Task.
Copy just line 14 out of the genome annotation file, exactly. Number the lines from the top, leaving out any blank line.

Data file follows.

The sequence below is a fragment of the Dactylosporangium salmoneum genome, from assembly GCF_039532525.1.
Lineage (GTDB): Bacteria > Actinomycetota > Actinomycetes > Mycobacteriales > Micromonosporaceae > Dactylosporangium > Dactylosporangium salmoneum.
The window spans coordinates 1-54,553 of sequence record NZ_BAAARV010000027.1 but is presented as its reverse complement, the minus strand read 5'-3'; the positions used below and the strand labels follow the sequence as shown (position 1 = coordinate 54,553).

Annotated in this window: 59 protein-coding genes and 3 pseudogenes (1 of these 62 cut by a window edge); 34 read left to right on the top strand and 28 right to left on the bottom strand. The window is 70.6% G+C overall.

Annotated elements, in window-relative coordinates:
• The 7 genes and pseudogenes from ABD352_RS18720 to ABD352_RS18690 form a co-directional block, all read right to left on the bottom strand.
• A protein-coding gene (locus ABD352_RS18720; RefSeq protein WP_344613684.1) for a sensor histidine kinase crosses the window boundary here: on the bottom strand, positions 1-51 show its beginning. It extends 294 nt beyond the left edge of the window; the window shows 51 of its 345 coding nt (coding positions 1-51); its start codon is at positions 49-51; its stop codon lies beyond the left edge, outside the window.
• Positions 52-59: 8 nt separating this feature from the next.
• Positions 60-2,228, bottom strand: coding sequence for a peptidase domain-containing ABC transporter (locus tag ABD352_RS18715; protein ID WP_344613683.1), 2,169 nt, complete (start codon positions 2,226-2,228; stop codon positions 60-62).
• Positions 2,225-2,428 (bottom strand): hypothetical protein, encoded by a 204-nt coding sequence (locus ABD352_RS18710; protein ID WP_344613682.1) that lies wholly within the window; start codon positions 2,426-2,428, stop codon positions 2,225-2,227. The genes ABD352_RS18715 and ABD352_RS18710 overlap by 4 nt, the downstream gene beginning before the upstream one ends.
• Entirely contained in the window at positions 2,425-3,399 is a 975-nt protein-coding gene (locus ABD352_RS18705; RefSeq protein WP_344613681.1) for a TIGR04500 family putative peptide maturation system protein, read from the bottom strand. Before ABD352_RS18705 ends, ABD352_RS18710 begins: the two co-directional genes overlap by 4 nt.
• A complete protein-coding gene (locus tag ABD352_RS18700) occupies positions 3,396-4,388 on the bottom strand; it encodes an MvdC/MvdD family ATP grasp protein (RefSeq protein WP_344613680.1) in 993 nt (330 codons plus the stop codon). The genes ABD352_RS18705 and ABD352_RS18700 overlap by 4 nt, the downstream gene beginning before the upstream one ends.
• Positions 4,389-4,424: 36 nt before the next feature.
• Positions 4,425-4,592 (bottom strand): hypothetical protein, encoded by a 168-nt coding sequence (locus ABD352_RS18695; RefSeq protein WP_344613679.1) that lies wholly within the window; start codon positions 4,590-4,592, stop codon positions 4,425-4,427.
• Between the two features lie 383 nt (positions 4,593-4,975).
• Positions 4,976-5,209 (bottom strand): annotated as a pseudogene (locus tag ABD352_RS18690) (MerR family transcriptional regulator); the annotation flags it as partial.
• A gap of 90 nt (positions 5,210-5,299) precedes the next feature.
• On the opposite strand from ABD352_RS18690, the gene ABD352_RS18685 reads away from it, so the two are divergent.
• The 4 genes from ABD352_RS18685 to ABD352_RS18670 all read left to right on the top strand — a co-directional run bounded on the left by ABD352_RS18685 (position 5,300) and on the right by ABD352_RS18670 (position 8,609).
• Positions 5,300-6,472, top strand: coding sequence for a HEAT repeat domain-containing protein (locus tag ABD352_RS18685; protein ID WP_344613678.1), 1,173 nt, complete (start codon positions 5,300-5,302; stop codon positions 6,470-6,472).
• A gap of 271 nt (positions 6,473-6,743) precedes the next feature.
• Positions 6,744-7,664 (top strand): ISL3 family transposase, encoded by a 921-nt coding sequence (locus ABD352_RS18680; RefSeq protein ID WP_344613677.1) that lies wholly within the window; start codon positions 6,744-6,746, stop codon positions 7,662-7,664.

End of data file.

• Positions 4,425-4,592 (bottom strand): hypothetical protein, encoded by a 168-nt coding sequence (locus ABD352_RS18695; RefSeq protein WP_344613679.1) that lies wholly within the window; start codon positions 4,590-4,592, stop codon positions 4,425-4,427.